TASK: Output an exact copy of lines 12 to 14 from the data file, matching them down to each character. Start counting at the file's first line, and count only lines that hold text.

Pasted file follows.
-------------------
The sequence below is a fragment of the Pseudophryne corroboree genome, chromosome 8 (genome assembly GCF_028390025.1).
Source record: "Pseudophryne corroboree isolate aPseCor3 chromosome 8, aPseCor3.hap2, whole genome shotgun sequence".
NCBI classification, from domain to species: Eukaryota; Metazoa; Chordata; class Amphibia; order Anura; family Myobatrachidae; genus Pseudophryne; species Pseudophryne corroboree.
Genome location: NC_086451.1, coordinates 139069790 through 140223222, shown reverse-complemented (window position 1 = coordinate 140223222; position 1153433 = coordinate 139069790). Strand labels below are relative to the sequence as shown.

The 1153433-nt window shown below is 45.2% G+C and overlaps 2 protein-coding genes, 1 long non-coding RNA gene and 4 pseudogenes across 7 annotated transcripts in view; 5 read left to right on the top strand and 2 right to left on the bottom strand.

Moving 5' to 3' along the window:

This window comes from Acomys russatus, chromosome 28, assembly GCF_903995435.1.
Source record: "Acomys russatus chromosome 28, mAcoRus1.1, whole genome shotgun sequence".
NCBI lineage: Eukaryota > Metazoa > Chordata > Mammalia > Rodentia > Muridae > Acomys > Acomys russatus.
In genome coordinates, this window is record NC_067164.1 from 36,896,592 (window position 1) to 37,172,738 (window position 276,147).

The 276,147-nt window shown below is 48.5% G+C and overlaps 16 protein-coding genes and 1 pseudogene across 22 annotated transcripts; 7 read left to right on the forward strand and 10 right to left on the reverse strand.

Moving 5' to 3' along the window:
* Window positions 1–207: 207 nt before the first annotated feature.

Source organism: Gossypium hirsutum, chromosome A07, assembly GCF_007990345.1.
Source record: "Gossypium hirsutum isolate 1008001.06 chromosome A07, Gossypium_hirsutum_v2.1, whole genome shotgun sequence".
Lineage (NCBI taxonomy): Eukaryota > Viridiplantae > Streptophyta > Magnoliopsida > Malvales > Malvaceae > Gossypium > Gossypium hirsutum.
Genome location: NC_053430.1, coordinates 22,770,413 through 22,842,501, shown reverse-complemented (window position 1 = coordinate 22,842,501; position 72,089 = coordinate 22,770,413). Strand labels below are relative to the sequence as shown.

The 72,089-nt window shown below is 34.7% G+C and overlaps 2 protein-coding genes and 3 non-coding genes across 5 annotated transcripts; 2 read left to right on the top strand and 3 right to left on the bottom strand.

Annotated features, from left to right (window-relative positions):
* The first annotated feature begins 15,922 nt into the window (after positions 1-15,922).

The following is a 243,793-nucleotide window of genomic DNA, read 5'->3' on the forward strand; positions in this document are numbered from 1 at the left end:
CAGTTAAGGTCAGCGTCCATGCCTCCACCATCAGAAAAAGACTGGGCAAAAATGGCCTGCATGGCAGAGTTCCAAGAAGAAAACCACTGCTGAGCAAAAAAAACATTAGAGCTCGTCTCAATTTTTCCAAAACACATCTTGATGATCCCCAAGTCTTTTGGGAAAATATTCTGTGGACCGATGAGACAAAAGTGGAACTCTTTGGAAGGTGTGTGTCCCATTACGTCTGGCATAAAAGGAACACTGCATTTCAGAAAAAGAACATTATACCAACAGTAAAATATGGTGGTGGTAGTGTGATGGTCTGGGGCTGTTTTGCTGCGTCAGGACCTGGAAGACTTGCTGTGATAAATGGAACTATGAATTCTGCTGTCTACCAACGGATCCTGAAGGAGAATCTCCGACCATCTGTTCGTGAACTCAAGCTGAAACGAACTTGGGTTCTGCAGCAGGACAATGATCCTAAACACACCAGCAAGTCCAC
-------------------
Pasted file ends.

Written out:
Moving 5' to 3' along the window:
* Window positions 1–207: 207 nt before the first annotated feature.

Source organism: Gossypium hirsutum, chromosome A07, assembly GCF_007990345.1.